Measures such as water purification, sanitation, waste disposal and hygiene have played an essential role over the past two centuries in reducing the burden of ID, most markedly in developed countries. For developing countries, where the ID burden remains high, it is now apparent that health gains commensurate with investment in programmes of water and sanitation will only be achieved if steps are also taken to improve standards of hygiene practice. A review of intervention studies [224] suggests that, even in the developed world, improved standards of personal and environmental hygiene could reduce infection transmission by over 20%. The overall conclusion is that hygiene is a key cornerstone in the control of ID, and that a significant increase in morbidity and mortality from infection would result from any attempt to reduce the integrated practices of sanitation, clean water provision and hygiene practice.

Developing a rational approach to home hygiene

Regardless of whether the hygiene hypothesis is correct, the popular interpretation that ‘dirt is good for us’ [243] has considerably influenced attitudes, and caused loss of confidence among the public regarding home hygiene. One positive benefit however is a recognition by public health professionals of the need to provide clearer guidance. One of the concepts which we need to clarify is the difference between ‘dirt’ and ‘germs’, and between ‘cleanliness’ and ‘hygiene’. Without knowing the nature of the microbial exposure which may be critical for immune priming, it is difficult to reformulate hygiene policy, in favour of improving immune function without compromising protection against ID. Even if we had the correct information, selective targeting of hygiene interventions, as a means of maintaining beneficial microbial exposure, would only be an option if their mode of transmission were significantly different from that for pathogens. If it were proved that intense infection is an essential factor, the evidence suggests that encouraging such exposures would cause significant morbidity and mortality; if the main effect was, for example, a reduction in hayfever, with little or no impact on asthma, the ‘trade off’ would represent a very poor bargain. If it turns out that more general ‘background’ exposure is needed, e.g. organisms with low invasiveness or virulence, such as the rapid growing saprophytic strains of Mycobacteria, the idea of ‘right’ and ‘wrong’ types of microbial exposure is academic, unless we could engineer the ‘right’ exposure, without introducing dangerous organisms. As untreated water may contain up to 109 mycobacteria per litre, the difficulty is how to preserve the ‘friendly’ species while removing those likely to cause disease. One option that is already being pursued is an attenuated vaccine containing the ‘right’ type of microbes (e.g. saprophytic mycobacteria), and there is evidence of efficacy of a vaccine strategy in animal studies [244] and in some of human trials [245, 246]. With vaccine strategies, there is no conflict with hygiene.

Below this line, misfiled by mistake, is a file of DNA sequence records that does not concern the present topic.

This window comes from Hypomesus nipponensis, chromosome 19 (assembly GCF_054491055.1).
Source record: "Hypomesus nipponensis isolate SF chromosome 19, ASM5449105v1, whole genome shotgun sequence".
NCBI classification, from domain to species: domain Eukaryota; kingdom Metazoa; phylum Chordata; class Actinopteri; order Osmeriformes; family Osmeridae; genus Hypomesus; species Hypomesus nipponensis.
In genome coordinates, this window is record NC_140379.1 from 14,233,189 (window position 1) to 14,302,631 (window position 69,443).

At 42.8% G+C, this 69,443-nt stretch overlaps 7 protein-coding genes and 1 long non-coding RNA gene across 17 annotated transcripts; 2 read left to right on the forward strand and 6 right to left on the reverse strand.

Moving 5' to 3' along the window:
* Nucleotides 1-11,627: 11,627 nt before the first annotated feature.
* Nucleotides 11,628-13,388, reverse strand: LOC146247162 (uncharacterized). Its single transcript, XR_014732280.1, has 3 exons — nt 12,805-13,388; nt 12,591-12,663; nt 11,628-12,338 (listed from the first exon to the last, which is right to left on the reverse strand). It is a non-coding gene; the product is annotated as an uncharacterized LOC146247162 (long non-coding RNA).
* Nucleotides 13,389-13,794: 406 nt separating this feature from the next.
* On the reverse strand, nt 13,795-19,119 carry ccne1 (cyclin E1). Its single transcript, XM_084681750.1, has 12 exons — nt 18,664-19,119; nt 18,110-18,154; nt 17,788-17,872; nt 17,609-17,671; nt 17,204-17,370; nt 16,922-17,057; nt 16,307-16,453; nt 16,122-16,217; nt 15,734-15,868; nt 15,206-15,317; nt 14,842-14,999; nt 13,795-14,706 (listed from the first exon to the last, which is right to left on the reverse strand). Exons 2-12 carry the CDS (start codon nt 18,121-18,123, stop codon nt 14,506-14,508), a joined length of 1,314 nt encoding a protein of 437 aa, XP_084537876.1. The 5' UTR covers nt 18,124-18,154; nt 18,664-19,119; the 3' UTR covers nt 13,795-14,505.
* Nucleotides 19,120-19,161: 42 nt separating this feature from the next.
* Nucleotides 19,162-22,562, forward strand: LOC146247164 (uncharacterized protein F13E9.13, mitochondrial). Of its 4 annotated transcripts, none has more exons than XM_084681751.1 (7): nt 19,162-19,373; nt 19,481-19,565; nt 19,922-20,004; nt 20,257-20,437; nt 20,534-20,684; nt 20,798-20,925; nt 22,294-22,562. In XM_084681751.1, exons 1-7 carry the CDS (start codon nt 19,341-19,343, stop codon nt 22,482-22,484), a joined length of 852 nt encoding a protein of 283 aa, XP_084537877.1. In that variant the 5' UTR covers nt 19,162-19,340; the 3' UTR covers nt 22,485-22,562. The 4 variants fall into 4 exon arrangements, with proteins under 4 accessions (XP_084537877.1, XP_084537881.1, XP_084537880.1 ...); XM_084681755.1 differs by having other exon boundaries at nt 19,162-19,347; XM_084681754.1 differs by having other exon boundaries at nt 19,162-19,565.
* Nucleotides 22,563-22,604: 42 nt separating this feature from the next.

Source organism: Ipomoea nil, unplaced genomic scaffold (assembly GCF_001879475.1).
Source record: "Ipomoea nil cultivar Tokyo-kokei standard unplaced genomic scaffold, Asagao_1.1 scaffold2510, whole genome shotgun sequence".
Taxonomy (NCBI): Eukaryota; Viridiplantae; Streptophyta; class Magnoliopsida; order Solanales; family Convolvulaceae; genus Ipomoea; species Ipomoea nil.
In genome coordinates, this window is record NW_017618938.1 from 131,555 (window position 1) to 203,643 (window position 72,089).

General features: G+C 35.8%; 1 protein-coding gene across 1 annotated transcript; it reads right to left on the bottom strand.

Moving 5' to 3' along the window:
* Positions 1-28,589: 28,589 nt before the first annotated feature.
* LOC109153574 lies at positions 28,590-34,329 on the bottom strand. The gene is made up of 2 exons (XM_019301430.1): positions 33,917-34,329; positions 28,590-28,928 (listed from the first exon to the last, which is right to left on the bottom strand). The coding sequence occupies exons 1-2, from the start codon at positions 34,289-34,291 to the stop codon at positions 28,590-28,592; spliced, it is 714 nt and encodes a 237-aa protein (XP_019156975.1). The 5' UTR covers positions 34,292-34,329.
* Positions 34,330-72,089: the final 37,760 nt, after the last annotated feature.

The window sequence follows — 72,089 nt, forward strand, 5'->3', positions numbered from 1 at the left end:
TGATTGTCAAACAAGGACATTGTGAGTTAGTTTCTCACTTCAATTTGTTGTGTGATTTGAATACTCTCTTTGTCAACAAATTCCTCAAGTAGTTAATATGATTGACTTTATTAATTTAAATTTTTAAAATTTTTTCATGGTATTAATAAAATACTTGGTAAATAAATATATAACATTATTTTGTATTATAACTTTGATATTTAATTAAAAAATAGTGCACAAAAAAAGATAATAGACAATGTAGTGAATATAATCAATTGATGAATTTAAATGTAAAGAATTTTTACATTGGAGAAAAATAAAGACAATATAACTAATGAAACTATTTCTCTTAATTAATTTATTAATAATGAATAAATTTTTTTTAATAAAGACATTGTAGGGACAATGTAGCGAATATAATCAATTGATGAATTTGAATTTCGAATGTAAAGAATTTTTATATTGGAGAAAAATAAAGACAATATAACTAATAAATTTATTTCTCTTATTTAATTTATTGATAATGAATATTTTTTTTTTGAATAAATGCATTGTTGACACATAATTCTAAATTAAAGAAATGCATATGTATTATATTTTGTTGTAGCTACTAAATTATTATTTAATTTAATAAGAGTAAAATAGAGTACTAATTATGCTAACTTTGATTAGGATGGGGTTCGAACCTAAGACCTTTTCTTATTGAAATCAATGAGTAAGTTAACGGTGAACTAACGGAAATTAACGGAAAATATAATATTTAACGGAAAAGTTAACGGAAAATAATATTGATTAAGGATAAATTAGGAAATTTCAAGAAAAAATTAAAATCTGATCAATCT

If background exposure is proved to be the important factor, this opens up the way to promote an approach to hygiene which focuses on preventing exposure to infectious doses of pathogens, but is more relaxed about other exposures. As part of its work to promote better understanding of hygiene and better hygiene practice, the International Scientific Forum on Home Hygiene (IFH) has produced guidance documents on home hygiene practice [247, 248]. The key feature of the guidelines is that they are based on the concept of risk assessment and risk prevention. [249, 250]. Risk assessment (also known as HACCP or Hazard Analysis Critical Control Point) is now the accepted approach for controlling microbial risks in food and other manufacturing environments. Applied to the home this has come to be known as ‘targeted hygiene’.